Research on exoplanets proves more difficult than expected
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    Research on exoplanets proves more difficult than expected

    © Belga
    © Belga

    Strange airstreams observed on some exoplanets have forced scientists to adjust their research strategies on new, potentially inhabitable planets. A study by the Max Planck Institute for Astronomy, in collaboration with the Catholic University of Leuven, suggests that, on planets outside the solar system, the composition of the atmosphere is not the same everywhere, the University of Leuven said in a communique.

    For some years now, scientists have been looking for life on exoplanets, which are planets outside our solar system that orbit a star. The researchers analyze, for example, the composition of the atmosphere on these planets and if they notice the presence of chemicals such as oxygen or ozone, there is a stronger chance that there is life on the planet’s surface.

    Researchers Ludmila Carone and Leen Decin (of the Max Planck Institute and the Catholic University Leuven respectively) along with their colleagues have found that these chemicals are perhaps better hidden than previously thought. The researchers examined how ozone permeated the atmosphere of close exoplanets that have the potential to support life, Proxima Centauri b and TRAPPIST-1d and b. On each of these planets, the same side always faces the sun. As a result, each has an eternal warm “day” and an eternal cold “night”, which has a big influence on air flows.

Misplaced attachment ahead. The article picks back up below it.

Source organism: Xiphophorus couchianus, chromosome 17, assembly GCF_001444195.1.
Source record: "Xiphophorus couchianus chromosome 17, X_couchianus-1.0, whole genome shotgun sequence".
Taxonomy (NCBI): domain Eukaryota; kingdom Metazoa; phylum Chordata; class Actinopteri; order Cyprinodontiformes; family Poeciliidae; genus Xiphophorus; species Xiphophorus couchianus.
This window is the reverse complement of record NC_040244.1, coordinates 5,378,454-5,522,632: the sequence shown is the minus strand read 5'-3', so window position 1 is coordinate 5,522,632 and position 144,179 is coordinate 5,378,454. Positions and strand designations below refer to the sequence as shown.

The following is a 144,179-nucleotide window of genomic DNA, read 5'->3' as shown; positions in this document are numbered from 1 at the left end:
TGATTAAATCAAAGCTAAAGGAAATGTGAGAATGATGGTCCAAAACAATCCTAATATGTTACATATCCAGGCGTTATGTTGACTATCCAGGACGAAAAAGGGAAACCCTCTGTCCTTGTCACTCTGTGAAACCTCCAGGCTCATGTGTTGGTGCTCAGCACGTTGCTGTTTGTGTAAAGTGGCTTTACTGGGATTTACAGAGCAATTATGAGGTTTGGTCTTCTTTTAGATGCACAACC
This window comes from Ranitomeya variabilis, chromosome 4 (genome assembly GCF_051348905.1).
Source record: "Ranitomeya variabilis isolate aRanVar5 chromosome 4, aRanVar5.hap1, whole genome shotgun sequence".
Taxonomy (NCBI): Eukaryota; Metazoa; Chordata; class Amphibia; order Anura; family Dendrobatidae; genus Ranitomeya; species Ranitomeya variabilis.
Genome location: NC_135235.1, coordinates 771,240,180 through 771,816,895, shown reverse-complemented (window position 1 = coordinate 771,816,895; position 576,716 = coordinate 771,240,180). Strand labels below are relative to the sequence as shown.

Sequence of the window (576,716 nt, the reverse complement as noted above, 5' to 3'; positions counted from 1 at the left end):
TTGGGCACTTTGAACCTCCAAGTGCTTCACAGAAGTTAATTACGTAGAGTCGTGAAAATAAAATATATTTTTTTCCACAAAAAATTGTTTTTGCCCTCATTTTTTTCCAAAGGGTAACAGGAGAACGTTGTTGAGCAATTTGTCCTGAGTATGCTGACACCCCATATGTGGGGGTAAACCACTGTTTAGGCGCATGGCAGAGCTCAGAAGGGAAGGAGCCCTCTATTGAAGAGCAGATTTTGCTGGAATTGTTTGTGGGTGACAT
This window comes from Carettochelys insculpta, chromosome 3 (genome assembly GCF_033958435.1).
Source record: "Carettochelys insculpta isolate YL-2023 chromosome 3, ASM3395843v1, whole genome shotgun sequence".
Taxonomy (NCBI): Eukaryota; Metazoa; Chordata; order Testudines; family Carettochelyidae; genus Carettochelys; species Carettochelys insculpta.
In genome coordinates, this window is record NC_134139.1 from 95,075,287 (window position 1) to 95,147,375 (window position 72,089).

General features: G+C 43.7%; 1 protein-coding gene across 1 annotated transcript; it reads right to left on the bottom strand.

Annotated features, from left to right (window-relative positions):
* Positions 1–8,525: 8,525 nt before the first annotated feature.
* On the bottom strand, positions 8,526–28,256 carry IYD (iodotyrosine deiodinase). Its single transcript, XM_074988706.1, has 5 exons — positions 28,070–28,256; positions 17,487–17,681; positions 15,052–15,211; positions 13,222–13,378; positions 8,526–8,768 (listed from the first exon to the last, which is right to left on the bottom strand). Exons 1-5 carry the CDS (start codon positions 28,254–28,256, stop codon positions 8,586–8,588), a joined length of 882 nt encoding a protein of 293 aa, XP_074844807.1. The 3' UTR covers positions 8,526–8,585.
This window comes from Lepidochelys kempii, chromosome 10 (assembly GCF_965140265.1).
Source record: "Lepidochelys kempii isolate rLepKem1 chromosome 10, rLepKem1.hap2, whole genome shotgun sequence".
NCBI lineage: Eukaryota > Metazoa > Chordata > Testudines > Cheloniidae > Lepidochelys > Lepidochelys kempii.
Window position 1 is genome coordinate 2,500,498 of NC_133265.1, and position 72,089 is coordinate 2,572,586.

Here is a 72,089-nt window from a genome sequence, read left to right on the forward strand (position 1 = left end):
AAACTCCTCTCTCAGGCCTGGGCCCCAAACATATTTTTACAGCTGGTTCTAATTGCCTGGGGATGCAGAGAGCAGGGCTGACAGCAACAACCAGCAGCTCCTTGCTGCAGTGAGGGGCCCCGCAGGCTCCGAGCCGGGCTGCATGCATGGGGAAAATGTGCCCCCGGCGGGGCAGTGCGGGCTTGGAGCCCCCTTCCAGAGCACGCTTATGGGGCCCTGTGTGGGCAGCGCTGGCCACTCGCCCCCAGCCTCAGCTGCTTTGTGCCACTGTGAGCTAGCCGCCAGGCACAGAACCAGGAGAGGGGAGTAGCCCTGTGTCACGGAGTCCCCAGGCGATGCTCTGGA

“On Earth, air flows from the Equator towards the poles, so the ozone is well distributed in our atmosphere throughout the planet,” Leen Decin explains. “On Proxima Centauri b and TRAPPIST-1d and 1b, the air flows from the poles to the equator, so the ozone builds up at the Equator.

    “If chemicals that can indicate the presence of life are not found in the atmosphere of an exoplanet, that does not necessarily mean these elements are not there. Maybe they are not distributed throughout the planet, but are concentrated in given locations that we have not yet observed or cannot observe.”

    The study was published on Wednesday in the Monthly Notices of the Royal Astronomical Society scientific magazine.

    Christopher Vincent
    The Brussels Times